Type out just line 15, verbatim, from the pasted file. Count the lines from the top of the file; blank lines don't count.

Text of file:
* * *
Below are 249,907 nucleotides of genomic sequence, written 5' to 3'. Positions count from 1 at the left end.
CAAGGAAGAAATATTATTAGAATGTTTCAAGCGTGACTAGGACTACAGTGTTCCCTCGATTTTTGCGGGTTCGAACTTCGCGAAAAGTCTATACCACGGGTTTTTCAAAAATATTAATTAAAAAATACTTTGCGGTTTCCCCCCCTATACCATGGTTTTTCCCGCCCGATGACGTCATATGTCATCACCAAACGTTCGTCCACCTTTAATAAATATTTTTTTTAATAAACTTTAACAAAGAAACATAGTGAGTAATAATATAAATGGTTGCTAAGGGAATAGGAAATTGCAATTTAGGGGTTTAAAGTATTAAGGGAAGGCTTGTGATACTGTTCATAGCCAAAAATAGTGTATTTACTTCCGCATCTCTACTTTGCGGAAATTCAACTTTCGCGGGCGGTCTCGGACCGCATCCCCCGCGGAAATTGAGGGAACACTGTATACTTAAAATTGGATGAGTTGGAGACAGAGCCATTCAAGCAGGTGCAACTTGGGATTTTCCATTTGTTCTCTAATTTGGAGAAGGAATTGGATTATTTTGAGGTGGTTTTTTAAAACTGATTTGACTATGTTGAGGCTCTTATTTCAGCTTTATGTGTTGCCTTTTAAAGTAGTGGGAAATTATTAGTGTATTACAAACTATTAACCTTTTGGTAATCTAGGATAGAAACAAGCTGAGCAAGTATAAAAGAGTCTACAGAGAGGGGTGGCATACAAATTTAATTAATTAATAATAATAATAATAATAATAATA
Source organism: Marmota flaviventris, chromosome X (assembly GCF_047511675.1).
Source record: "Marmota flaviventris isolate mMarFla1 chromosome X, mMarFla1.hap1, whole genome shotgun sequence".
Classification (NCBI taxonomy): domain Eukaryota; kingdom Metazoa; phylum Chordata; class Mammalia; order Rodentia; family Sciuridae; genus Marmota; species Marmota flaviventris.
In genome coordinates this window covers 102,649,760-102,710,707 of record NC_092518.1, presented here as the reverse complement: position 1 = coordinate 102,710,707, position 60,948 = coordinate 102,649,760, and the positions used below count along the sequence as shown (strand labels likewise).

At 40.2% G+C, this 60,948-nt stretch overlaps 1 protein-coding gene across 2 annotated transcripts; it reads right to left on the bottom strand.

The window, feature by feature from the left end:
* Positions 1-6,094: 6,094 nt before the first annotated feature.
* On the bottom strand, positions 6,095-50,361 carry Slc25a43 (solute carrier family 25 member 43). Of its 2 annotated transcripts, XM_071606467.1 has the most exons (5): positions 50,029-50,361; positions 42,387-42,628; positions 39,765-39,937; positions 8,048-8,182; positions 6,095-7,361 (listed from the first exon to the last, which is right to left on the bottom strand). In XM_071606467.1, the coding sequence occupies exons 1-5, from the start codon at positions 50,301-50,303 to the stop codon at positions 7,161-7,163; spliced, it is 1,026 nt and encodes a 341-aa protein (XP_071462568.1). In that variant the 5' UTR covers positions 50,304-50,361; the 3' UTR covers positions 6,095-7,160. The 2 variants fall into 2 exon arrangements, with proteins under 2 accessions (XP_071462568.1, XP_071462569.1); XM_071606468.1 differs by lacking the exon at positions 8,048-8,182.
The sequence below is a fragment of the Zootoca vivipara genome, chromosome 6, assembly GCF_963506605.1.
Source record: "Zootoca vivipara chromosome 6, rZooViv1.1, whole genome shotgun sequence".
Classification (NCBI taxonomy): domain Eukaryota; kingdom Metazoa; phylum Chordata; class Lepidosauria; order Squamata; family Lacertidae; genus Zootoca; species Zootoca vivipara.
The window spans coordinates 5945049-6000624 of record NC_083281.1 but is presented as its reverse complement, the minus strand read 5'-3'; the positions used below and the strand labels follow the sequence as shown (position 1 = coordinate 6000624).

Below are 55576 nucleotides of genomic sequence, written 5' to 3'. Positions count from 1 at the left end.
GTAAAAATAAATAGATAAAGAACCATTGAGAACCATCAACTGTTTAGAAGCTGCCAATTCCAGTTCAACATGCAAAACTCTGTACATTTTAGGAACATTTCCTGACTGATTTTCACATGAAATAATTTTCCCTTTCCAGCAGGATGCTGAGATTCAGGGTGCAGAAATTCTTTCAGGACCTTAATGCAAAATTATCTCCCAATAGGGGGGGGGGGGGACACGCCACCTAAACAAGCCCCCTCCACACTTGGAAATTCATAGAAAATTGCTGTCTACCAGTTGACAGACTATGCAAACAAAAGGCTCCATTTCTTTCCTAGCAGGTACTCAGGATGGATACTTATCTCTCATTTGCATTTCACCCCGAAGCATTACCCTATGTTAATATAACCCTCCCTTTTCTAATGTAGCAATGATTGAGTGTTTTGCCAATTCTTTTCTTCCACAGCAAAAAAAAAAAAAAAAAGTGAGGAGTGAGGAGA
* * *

Below are 55576 nucleotides of genomic sequence, written 5' to 3'. Positions count from 1 at the left end.